Why Biodiversity Is Important: Sustaining Ecosystems with Ecological Diversity and Genetic Diversity

 Text and Photos by Henrylito D. Tacio

Davao City, 1 February 2010. “If any part of the web suffers or breaks down, the future of life on the planet will be at risk.” Those words were spoken by Klaus Töpfer when he was still the executive director of the United Nations Environment Program.  His observation led the UN General Assembly to proclaim 2010 as the International Year of Biodiversity.

“Biodiversity, the variety of life on Earth, is essential to sustaining the living networks and systems that provide us all with health, wealth, food, fuel and the vital services our lives depend on,” the Secretariat of the Convention on Biological Diversity said in a statement.

Biodiversity – coined from biological diversity – is most often thought of as the variety of organisms on earth. Yet it also includes two other factors: ecological diversity (the variety of ecosystems and ecological communities) and genetic diversity (the range of genetic differences found within and between species).

 “All three aspects are crucial for the success and development of life on earth,” explains People and the Planet, a group raising environmental concerns based in London.  “Since environmental conditions at every level are constantly changing, only diversity can ensure that some individuals and species will be able to adapt to the changes.”

 Species declines and extinctions have always been a natural part of that process, but there is something disturbingly different about the current extinction patterns.  “Like the dinosaurs 65 million years ago, humanity now finds itself in the midst of a mass extinction: a global evolutionary convulsion with few parallels in the entire history of life,” wrote John Tuxill and Chris Bright, authors of Losing Strand in the Web of Life.  “But unlike the dinosaurs, we are not simply the contemporaries of a mass extinction – we are the reason of it.”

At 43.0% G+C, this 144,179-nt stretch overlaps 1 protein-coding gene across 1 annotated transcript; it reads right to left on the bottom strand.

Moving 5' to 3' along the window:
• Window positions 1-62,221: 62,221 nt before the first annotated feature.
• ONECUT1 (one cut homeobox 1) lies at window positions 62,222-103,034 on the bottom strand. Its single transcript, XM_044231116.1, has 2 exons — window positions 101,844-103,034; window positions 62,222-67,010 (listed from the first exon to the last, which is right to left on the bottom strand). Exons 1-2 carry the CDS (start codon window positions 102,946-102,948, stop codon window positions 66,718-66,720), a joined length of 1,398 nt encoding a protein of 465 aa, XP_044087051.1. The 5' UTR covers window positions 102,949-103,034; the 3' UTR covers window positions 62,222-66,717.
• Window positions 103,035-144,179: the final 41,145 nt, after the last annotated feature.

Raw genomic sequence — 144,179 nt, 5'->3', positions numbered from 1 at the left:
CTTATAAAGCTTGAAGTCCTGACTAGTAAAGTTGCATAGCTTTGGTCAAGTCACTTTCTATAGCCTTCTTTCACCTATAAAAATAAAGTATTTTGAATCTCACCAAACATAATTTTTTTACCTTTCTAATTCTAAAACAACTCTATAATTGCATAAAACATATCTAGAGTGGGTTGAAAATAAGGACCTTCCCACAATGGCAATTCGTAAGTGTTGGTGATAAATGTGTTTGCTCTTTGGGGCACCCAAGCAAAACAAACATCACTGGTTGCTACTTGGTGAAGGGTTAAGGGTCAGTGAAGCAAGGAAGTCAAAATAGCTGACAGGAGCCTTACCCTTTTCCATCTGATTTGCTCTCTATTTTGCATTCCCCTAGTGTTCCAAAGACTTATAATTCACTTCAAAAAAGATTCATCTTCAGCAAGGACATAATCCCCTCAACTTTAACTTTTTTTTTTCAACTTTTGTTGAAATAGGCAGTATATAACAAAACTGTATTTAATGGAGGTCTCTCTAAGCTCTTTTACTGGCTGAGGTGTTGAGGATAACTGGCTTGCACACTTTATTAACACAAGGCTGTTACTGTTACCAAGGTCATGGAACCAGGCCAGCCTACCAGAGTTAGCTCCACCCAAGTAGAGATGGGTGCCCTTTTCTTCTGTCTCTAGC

Tarsiers are dwindling in numbers.

Tarsiers are dwindling in numbers.

Rodrigo Fuentes, executive director of the Asean Center for Biodiversity, said deforestation, large-scale mining, massive wildlife hunting and other “irresponsible human activities have increased extinction levels dramatically over the past decades at 100 to 1,000 times the normal rate.”

 Why so much ado about biodiversity loss?  “The loss of species touches everyone, for no matter where or how we live, biodiversity is the basis for our existence,” pointed out Tuxill and Bright.  In other words, without biodiversity man ceases to exist.

Dr. Raven cites three reasons why biodiversity should be conserved and protected; these are ethical and aesthetic, economic, and services.  To explain the first reason, he quotes the words of Paul Ehrlich and Ed Wilson, authors of Extinction: The Causes and Consequences of the Disappearance of Species: “Because Homo sapiens (human beings) is the dominant species on Earth, we and many others think that people have an absolute moral responsibility to protect what are our only known living companions in the universe.”

 The Holy Bible itself states so.  God told Adam and Eve, the first human beings: “Rule over the fish of the sea and the birds of the air and over every living creature that moves on the ground” (Genesis 1:28).

In terms of economic value, Dr. Raven says the world’s population use organisms for food, medicines, chemicals, fiber, clothing, structural materials, and energy, among many others.  “Biodiversity provides a wealth of genes essential for maintaining the vigor of our crop and livestock,” Tuxill and Bright reminded.

For instance, Asian cattle have been crossed with dairy breeds of Europe to boost their milk and meat output.  On the other hand, a high-yielding variety of rice developed at the Laguna-based International Rice Research Institute is a cross between a Chinese dwarf strain and a tall, traditional plant from Indonesia.